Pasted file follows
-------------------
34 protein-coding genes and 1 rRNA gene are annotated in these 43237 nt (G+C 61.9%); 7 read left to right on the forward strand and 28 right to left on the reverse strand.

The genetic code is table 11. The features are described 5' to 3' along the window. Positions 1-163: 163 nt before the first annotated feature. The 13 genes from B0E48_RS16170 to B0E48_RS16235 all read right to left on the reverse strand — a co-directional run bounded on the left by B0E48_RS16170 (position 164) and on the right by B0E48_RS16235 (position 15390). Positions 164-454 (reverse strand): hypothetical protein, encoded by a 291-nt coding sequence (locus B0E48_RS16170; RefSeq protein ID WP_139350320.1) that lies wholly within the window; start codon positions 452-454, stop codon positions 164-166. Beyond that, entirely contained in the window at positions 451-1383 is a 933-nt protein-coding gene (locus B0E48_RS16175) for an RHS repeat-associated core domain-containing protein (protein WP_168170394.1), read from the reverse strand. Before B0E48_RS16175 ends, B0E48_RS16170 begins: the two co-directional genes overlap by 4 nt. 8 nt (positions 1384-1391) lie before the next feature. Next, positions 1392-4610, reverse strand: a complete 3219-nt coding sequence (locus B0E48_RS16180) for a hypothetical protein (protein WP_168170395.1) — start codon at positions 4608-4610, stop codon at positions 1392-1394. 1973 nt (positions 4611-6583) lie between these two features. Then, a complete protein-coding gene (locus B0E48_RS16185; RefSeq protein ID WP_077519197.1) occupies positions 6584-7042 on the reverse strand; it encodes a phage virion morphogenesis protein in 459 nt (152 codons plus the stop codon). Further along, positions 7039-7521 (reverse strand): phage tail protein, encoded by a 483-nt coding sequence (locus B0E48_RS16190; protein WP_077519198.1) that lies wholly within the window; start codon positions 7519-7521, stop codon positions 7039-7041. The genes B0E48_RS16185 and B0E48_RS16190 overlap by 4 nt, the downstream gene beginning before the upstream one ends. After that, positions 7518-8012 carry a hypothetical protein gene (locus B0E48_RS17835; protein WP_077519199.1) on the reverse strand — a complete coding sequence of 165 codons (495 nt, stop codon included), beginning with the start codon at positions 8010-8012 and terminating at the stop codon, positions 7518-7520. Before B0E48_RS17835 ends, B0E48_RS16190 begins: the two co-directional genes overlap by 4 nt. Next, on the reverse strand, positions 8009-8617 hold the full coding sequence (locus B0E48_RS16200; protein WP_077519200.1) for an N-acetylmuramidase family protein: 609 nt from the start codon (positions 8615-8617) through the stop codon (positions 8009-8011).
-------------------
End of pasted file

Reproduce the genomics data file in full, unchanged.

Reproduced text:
34 protein-coding genes and 1 rRNA gene are annotated in these 43237 nt (G+C 61.9%); 7 read left to right on the forward strand and 28 right to left on the reverse strand.

The genetic code is table 11. The features are described 5' to 3' along the window. Positions 1-163: 163 nt before the first annotated feature. The 13 genes from B0E48_RS16170 to B0E48_RS16235 all read right to left on the reverse strand — a co-directional run bounded on the left by B0E48_RS16170 (position 164) and on the right by B0E48_RS16235 (position 15390). Positions 164-454 (reverse strand): hypothetical protein, encoded by a 291-nt coding sequence (locus B0E48_RS16170; RefSeq protein ID WP_139350320.1) that lies wholly within the window; start codon positions 452-454, stop codon positions 164-166. Beyond that, entirely contained in the window at positions 451-1383 is a 933-nt protein-coding gene (locus B0E48_RS16175) for an RHS repeat-associated core domain-containing protein (protein WP_168170394.1), read from the reverse strand. Before B0E48_RS16175 ends, B0E48_RS16170 begins: the two co-directional genes overlap by 4 nt. 8 nt (positions 1384-1391) lie before the next feature. Next, positions 1392-4610, reverse strand: a complete 3219-nt coding sequence (locus B0E48_RS16180) for a hypothetical protein (protein WP_168170395.1) — start codon at positions 4608-4610, stop codon at positions 1392-1394. 1973 nt (positions 4611-6583) lie between these two features. Then, a complete protein-coding gene (locus B0E48_RS16185; RefSeq protein ID WP_077519197.1) occupies positions 6584-7042 on the reverse strand; it encodes a phage virion morphogenesis protein in 459 nt (152 codons plus the stop codon). Further along, positions 7039-7521 (reverse strand): phage tail protein, encoded by a 483-nt coding sequence (locus B0E48_RS16190; protein WP_077519198.1) that lies wholly within the window; start codon positions 7519-7521, stop codon positions 7039-7041. The genes B0E48_RS16185 and B0E48_RS16190 overlap by 4 nt, the downstream gene beginning before the upstream one ends. After that, positions 7518-8012 carry a hypothetical protein gene (locus B0E48_RS17835; protein WP_077519199.1) on the reverse strand — a complete coding sequence of 165 codons (495 nt, stop codon included), beginning with the start codon at positions 8010-8012 and terminating at the stop codon, positions 7518-7520. Before B0E48_RS17835 ends, B0E48_RS16190 begins: the two co-directional genes overlap by 4 nt. Next, on the reverse strand, positions 8009-8617 hold the full coding sequence (locus B0E48_RS16200; protein WP_077519200.1) for an N-acetylmuramidase family protein: 609 nt from the start codon (positions 8615-8617) through the stop codon (positions 8009-8011).